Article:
Our View: Trapped in a media bubble

DKS Editors

Last week, we saw significant denial and even shock from the GOP that the country would not only re-elect President Barack Obama, but would do so with 332 electoral votes.

“What Republicans did so successfully, starting with critiquing the media and then creating our own outlets, became a bubble onto itself,” wrote New York Times columnist Ross Douthat.

“The right is suffering from an era of on-demand reality,” is how Ben Domenech, writer and founder of the blog, RedState, phrased the modern conservative dynamic.

Even days after Obama’s win, some on the right were and still are convinced he did so only because of mass voter fraud or missing military ballots.

It seems that biased media outlets like Fox or MSNBC could be to blame as increasingly popular destinations in a news world where consumers are more empowered than ever. Facebook and Twitter feeds are taking over newspapers, and the reader is now entirely in charge of what he or she sees each day — and can largely ignore dissenting voices. People have greater access than ever to information, but they also have the technological ability to shut out anything nonconsensual or that doesn’t reinforce their views.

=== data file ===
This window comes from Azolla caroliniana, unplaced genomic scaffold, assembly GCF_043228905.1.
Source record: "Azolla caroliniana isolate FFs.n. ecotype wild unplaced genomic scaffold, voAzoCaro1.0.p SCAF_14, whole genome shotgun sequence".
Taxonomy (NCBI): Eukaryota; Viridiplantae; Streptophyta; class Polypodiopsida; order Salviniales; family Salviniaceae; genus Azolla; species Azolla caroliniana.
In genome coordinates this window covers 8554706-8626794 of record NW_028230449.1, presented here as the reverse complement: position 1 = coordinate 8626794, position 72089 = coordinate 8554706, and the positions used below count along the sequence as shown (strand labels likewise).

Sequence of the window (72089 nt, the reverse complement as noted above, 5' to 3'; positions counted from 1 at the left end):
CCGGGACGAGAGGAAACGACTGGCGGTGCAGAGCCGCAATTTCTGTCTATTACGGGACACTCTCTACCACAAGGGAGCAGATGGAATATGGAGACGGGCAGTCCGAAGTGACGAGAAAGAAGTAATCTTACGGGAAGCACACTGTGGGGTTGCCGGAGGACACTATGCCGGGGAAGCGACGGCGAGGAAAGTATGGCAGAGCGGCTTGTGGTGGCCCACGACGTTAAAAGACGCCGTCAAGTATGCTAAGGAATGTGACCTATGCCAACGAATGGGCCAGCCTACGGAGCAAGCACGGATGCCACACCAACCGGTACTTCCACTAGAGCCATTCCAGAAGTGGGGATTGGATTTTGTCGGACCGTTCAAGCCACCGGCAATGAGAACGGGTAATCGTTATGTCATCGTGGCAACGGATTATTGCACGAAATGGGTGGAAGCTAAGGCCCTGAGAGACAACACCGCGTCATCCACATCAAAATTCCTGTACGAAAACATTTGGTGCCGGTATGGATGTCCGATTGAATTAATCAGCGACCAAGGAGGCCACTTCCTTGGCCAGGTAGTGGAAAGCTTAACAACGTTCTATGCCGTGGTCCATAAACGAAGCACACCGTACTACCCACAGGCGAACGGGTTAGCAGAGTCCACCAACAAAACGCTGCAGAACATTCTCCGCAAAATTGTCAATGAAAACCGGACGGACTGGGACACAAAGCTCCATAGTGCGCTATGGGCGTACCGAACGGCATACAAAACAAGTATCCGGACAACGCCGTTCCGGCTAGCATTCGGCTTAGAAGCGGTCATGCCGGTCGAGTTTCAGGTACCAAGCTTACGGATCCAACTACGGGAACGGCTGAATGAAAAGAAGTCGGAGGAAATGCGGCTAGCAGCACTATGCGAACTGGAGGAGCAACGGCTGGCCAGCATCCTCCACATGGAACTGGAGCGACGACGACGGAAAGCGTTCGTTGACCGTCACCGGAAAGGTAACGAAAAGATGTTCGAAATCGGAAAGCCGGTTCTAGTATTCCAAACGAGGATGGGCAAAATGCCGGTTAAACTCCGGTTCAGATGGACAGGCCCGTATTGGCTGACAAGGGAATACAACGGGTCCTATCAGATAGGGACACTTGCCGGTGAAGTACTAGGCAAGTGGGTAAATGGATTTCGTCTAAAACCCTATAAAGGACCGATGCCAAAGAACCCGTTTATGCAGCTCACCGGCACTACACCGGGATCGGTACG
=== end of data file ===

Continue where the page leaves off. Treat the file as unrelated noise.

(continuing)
Should we have this power to censor our own news, to trap ourselves in an alternate reality? In a digital age, we’d be naive to say newspapers should reign — but with a world of information at our fingertips like never before, we should strive to stay objectively informed.

The election may be over, but it’s still easy to get trapped in polarized bubbles of social and biased media. We urge readers to be informed citizens, and to seek information from heterogeneous sources.